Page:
Those looking at the menu of Bowl’d, a restaurant that opened in Clarendon earlier this year, might mutter to themselves “not another bowl restaurant.” But what sets apart the restaurant, which follows the mold of Chipotle-style fast casual eateries, is that it is, perhaps, a healthier alternative to a place like Chipotle.
Bowl’d is something like a combination of Sweetgreen and Chipotle, but with less flavor, something I’ll get to later. They offer five signature bowls – Mediterranean, Sweet Chili Pineapple, Teriyaki, Coconut Green Curry and Smokey Tomatillo – and they also give diners the option of building their own bowl.
The build your own bowl option, which starts at $6.50, gives diners a healthy variety of ingredients to choose from. It starts with a base, which can be made of short grain brown rice, jasmine white rice, greens, or organic quinoa (for an additional $.50).
Then diners can choose three vegetables to add to their bowl from a list of 11, which includes baby kale, garbanzo beans and snow peas. Next are the proteins, all of which comes with an additional charge – it costs $1.50 to add organic tofu or natural marinated chicken and $2.25 to add grass-fed marinated steak.
All of that is covered in one of Bowl’d’s five house-made sauces. They offer sun dried tomato-olive, sweet chili pineapple, teriyaki, coconut green curry and smokey tomatillo sauces. And diners can choose to garnish their bowl with fresh green onion, fresh cilantro, toasted almonds ($.25), feta cheese ($.25) or chipotle aioli ($.25).
But, you know how a lot of times people associate healthier food with a lack of flavor? Unfortunately, Bowl’d falls into that category. Many of the signature bowls are bland, but they do taste fresh and whole. That might have something to do with the fact that Bowl’d uses locally-sourced ingredients whenever they can.
Still, local sourcing of ingredients is something that many restaurants do nowadays. It’s noble, but it’s not necessarily unique. The combination of the ingredients in Bowl’d’s bowls promise delicious, flavorful meals, but they don’t make good. One thing that this diner appreciates about the Bowl’d is that all of the signature bowls can be modified for vegans and vegetarians. Even then, though, they serve tofu the old school way, succumbing to the difficulty to infuse the plant-based protein with flavor.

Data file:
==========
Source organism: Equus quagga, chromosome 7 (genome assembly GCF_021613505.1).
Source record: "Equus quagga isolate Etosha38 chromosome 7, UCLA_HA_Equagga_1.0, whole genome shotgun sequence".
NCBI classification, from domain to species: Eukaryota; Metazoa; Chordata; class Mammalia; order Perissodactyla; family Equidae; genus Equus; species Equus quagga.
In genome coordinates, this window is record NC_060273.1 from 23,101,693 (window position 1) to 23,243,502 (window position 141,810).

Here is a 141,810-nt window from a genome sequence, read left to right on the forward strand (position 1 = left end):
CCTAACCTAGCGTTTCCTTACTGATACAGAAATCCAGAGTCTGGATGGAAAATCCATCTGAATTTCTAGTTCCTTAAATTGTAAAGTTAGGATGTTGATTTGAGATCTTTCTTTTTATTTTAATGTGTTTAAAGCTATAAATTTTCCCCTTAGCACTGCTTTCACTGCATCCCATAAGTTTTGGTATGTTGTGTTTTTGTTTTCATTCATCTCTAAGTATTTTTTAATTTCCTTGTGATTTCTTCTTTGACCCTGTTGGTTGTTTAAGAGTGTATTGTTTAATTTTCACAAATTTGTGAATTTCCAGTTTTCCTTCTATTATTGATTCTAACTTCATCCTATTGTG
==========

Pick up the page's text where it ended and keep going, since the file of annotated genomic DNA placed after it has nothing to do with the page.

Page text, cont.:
The naturally vegan/vegetarian Sweet Chili Pineapple ($7.75), for example, has an appetizing ingredient list – short grain brown rice, red bell pepper, red onion, green onions, baby kale and organic tofu topped with cilantro and sweet chili pineapple sauce. But the end product is just bland.
The Smokey Tomatillo ($8.75) with tofu substituted for the steak it usually comes with, is better when it comes to flavor. For the vegetarians out there, the chipotle aioli ($.25) really aids the dish.
To Bowl’d’s credit, they have salt and pepper shakers in their condiments/eating utensils section. The second time I went there, I added salt – or as we called it back in college, activator – to the Smokey Tomatillo and it was much tastier than when I initially tried it.
Another thing that sets Bowl’d apart is that it serves smoothies. They have four smoothie options, Strawberry-Banana, Peanut Butter-Cocoa-Banana, Mango-Pineapple and Dark Berry, all of which cost $5.50. Then they have The Whole Kitchen Sink Smoothie ($6.50).
Diners (or drinkers?) can choose almond or soy milk or juice as the base of their smoothie and can add a shot of organic flax seed, kale, or whey or rice protein. I got the Dark Berry, using almond milk as my base and added a shot of rice protein.
It was as bland as the bowls are, except I don’t think salt would have helped it, but I’ll take the weight for that. Berries and almond milk without any type of sweetener may have been a bad choice. I’m willing to try their smoothies again.
Bowl’d |1028 N. Garfield St. | Arlington | 571-257-5131 | eatbowld.com